They knew that it is impossible to give each branch of government an equal power of self-defense, but sought to give each department partial control over the others. Since in republican governments the legislature “necessarily predominates,” they divided our national legislature into two “houses,” giving each “different modes of election and different principles of action”: the House being more democratic, the Senate more aristocratic. They strengthened the executive by giving the President a veto over legislation passed by both houses but kept the President from having too much power by giving Congress the ability to override a president’s veto. 

The separation of powers applied mainly to the legislature and the executive. The federal judiciary (intended to be “the least dangerous branch” of the national government) were partly exempted because of the particular qualifications required of judges and because of the essentially lifetime tenure of the judges. Yet they gave Congress checks on federal judges in Article III of the Constitution, which gives Congress the authority, for example, to limit the appellate jurisdiction of the federal courts.

The complex system of separation of powers in our national or central government was the Constitution’s first functional security to liberty, to the rights of the people. But it was only the first.

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For the Framers were well aware that the people of each state were minorities too, and that they needed—and demanded—protection against a faction composed of a national majority or a faction in control of the national government. They designed our governmental system to protect the rights and liberty of the people of the states. A fundamental part of that design was federalism. The preservation of the states made the American Union “a confederate republic,” a “compound republic,” a republic of republics, each of which had its own system of separation of powers and accompanying checks and balances among its branches of government. The Framers intended federalism to work for liberty in two basic ways. The “extended republic” of the United States, by including many republics and far more territory, would tend to make it harder for potential majority factions to work together to oppress minorities.  As Madison explained in Federalist No. 51, “In the compound republic of America, the power surrendered by the people is first divided between two distinct governments, and then the portion allotted to each subdivided among distinct and separate departments. Hence a double security arises to the rights of the people. The different governments will control each other, at the same time that each will be controlled by itself.”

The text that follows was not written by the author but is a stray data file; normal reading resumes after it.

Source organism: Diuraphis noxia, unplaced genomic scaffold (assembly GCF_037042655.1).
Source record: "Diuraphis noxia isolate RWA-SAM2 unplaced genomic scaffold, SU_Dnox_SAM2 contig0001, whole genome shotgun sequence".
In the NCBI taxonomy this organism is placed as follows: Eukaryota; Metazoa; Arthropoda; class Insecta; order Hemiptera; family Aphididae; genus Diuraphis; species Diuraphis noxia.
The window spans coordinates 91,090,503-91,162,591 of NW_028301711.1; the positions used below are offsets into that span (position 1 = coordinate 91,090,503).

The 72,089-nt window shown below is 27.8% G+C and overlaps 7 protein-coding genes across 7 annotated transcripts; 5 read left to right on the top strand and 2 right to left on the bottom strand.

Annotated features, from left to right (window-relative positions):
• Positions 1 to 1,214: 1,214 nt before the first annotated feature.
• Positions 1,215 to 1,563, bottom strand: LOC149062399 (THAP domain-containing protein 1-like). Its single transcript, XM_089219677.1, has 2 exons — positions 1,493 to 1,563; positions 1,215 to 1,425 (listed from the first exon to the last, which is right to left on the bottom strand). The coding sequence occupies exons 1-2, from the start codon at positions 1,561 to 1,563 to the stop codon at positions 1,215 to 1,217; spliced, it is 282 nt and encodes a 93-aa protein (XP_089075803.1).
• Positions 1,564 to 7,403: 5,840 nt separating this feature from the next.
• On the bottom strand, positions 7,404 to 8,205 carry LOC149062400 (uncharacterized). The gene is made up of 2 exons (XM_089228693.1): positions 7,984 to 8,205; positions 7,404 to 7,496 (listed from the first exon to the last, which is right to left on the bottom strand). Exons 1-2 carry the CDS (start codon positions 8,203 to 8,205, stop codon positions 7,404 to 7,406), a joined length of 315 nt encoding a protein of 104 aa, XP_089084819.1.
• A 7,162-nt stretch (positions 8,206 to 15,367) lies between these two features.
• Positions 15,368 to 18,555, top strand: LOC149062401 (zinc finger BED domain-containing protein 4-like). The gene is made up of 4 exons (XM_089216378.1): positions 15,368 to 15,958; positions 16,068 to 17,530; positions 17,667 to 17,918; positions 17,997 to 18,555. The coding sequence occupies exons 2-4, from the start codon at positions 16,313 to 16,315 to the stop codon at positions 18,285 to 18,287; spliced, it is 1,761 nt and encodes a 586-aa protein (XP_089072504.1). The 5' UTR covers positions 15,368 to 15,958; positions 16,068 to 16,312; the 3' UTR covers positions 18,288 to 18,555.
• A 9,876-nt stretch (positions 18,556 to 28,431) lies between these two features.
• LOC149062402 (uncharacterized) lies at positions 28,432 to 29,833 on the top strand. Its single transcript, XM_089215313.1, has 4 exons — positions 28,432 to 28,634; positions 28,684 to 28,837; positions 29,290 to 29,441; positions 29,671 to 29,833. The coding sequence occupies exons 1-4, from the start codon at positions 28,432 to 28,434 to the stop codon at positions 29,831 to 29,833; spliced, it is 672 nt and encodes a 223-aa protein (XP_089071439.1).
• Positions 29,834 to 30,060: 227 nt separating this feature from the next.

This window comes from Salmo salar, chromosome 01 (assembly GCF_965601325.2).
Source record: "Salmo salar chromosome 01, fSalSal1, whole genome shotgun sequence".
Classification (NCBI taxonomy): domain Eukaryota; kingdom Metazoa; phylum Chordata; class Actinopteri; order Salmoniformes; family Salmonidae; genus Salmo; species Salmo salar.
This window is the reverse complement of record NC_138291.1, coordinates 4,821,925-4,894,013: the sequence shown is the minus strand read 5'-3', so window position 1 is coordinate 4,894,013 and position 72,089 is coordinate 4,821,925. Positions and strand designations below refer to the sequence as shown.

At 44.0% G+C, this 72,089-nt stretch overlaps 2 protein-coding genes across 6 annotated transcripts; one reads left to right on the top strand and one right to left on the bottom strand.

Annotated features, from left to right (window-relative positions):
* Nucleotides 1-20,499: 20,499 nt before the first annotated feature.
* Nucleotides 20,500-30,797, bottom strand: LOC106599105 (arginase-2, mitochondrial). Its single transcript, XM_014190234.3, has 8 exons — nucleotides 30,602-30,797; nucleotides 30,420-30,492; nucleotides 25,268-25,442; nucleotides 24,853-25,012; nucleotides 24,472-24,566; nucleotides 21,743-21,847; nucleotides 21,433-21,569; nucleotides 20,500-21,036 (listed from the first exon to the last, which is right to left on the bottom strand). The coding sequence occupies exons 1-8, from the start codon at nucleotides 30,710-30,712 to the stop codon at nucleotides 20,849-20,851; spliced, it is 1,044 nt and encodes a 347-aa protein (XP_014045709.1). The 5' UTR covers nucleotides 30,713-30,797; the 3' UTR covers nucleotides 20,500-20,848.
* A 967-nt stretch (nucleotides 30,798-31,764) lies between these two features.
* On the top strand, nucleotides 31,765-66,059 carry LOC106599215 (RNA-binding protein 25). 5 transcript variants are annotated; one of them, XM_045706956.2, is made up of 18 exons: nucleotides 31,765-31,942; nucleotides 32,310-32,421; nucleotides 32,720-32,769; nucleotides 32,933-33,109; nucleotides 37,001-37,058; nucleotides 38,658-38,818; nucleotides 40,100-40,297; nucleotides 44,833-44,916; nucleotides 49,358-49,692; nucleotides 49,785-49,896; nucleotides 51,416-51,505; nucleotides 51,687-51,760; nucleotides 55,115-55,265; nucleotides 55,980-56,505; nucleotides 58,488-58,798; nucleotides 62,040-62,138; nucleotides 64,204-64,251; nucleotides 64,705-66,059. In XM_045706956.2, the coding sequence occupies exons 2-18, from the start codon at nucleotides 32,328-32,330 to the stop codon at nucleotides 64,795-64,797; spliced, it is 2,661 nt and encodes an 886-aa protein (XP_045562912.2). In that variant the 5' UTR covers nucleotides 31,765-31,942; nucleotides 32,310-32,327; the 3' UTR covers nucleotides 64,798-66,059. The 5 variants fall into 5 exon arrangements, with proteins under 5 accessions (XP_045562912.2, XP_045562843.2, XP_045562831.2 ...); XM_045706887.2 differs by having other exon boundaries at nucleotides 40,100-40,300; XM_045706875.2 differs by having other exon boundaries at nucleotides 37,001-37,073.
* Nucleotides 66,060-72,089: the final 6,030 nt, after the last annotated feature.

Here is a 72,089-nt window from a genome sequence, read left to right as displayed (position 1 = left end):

The influence of federalism on the central government gave some protection to the states. For the states are represented according to their population in the House of Representatives, and the states’ legislatures originally controlled the election of U. S. senators and the states are equally represented as states in the Senate. And the Senate—originally elected by the states’ legislatures—has the power to block the President’s nominees to the federal courts and the various departments of the executive branch of our national government. 

Even this sketch of our constitutional system makes it clear that federalism was, and was intended to be, absolutely fundamental and essential to the Framers’ reasoned and biblically legitimate desire to secure the blessings of liberty to themselves and their posterity—us—institutionally by designing our system of government to protect against the political manifestations of the sinful nature of man. 

The ratifiers of our Constitution had an even more accurate understanding of the sinful nature of man, and of the lengths to which men will go to acquire power, usurp power, and amass ungodly degrees of power than the Framers did. That is why we have the Bill of Rights. And that is why we have the foundation of the Bill of Rights, the Tenth Amendment which makes it clear that the state governments and the people of each state have all the powers which they have not forbidden to themselves, nor delegated to the central government in the Constitution: to protect and preserve the “double security to the rights of the people” which federalism was meant to give us the means to defend.